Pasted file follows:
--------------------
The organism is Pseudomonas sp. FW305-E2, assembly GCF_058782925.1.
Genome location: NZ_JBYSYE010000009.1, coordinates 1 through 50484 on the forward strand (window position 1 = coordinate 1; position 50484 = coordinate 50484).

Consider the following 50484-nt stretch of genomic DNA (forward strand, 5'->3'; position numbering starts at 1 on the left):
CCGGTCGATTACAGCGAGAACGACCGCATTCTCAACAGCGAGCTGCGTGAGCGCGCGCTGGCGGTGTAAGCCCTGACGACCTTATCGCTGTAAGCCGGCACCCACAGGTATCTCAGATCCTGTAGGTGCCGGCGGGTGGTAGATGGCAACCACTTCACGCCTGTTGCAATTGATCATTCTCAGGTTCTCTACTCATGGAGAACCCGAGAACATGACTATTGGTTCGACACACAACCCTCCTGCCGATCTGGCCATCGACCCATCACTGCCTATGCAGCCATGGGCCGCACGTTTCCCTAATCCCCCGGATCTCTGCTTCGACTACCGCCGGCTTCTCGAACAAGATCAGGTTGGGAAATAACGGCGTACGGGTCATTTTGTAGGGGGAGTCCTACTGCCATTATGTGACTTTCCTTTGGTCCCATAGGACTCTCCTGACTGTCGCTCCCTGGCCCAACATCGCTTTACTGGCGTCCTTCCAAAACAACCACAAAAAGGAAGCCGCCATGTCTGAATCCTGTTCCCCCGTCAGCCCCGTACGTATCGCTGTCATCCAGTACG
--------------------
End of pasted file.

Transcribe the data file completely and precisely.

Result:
The organism is Pseudomonas sp. FW305-E2, assembly GCF_058782925.1.
Genome location: NZ_JBYSYE010000009.1, coordinates 1 through 50484 on the forward strand (window position 1 = coordinate 1; position 50484 = coordinate 50484).

Consider the following 50484-nt stretch of genomic DNA (forward strand, 5'->3'; position numbering starts at 1 on the left):
CCGGTCGATTACAGCGAGAACGACCGCATTCTCAACAGCGAGCTGCGTGAGCGCGCGCTGGCGGTGTAAGCCCTGACGACCTTATCGCTGTAAGCCGGCACCCACAGGTATCTCAGATCCTGTAGGTGCCGGCGGGTGGTAGATGGCAACCACTTCACGCCTGTTGCAATTGATCATTCTCAGGTTCTCTACTCATGGAGAACCCGAGAACATGACTATTGGTTCGACACACAACCCTCCTGCCGATCTGGCCATCGACCCATCACTGCCTATGCAGCCATGGGCCGCACGTTTCCCTAATCCCCCGGATCTCTGCTTCGACTACCGCCGGCTTCTCGAACAAGATCAGGTTGGGAAATAACGGCGTACGGGTCATTTTGTAGGGGGAGTCCTACTGCCATTATGTGACTTTCCTTTGGTCCCATAGGACTCTCCTGACTGTCGCTCCCTGGCCCAACATCGCTTTACTGGCGTCCTTCCAAAACAACCACAAAAAGGAAGCCGCCATGTCTGAATCCTGTTCCCCCGTCAGCCCCGTACGTATCGCTGTCATCCAGTACG